Here’s a pretty interesting article on FastCompany.com about what kinds of tweets get retweeted.
A while back, I was talking about various ways to do faster remote usability tests. Here’s another technique that doesn’t really yield usability data, but does capture top-of-mind impressions from volunteers.
Yesterday I was mentioning how our contests in the Digital Cribs area has been called out as an interesting example of crowdsourcing of creative ideas.
It turns out Cisco’s Ken Wirt, our VP of Consumer Marketing, was just interviewed on this very subject at the Aberdeen CMO Summit (for those not initiated in the arts of marketing, by the way, CMO stands for “Chief Marketing Officer.”)
“Crowd sourcing” — the idea that the greatest ideas come from amongst creative throngs of experts — has certainly come into its own. Companies have been at it several years now, and at Cisco we certainly have several of our own examples range from the I-Prize program to the interesting Heaven or Hell contest where consumers described their ideal (or nightmare) home technology dream.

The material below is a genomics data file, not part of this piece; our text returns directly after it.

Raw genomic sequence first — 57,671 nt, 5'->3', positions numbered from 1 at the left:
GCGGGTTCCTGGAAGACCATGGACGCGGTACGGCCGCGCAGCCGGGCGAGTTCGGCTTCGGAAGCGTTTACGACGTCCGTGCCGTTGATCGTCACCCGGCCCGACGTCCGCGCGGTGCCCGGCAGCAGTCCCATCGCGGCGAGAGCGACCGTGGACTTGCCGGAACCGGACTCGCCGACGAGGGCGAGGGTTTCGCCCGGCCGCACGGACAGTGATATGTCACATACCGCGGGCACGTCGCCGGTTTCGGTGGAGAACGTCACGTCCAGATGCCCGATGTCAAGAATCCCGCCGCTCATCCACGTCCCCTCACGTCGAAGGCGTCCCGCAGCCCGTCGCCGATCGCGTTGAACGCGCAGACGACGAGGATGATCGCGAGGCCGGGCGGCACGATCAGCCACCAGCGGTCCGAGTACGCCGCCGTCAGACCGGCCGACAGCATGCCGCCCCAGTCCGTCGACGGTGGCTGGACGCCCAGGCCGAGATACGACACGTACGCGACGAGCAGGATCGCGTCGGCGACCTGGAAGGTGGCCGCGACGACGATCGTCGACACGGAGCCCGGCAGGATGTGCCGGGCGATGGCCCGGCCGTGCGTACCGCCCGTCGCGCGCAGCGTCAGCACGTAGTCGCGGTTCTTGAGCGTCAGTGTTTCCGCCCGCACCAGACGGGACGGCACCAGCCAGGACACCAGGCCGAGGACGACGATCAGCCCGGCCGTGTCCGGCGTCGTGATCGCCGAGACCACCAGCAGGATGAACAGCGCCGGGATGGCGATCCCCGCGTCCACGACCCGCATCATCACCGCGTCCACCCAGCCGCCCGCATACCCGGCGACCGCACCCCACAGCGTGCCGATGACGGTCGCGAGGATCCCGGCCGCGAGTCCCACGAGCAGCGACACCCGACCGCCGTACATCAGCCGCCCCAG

But two crowd-sourcing examples last week grabbed my attention anew, because each had an unique twist and was accelerated by real-time factors.
Post Cisco Live we always try our hardest to measure and understand the effectiveness of the event for our audience. This year we had to measure not only the in-person event but also the virtual hybrid event. This effort focuses on:
- Measurement for loyalty, familiarity with Cisco products and technologies, and messaging awareness
- Comparing in-person attendees with virtual event attendees to all major performance metrics to understand the differences in these audience types
- Whenever possible, compare event performance with Exhibit Surveys’ Industry Averages for hi-tech proprietary events
This survey was sent to in-person and virtual attendees with 26% of the in-person attendees and 13% of the virtual attendees completing the survey. Big shout out to Erica Spoor, Cisco Live Event Strategy Manager, for leading this effort and providing such a thorough post event analysis; no easy job. I would like to share some of the results with you in this post.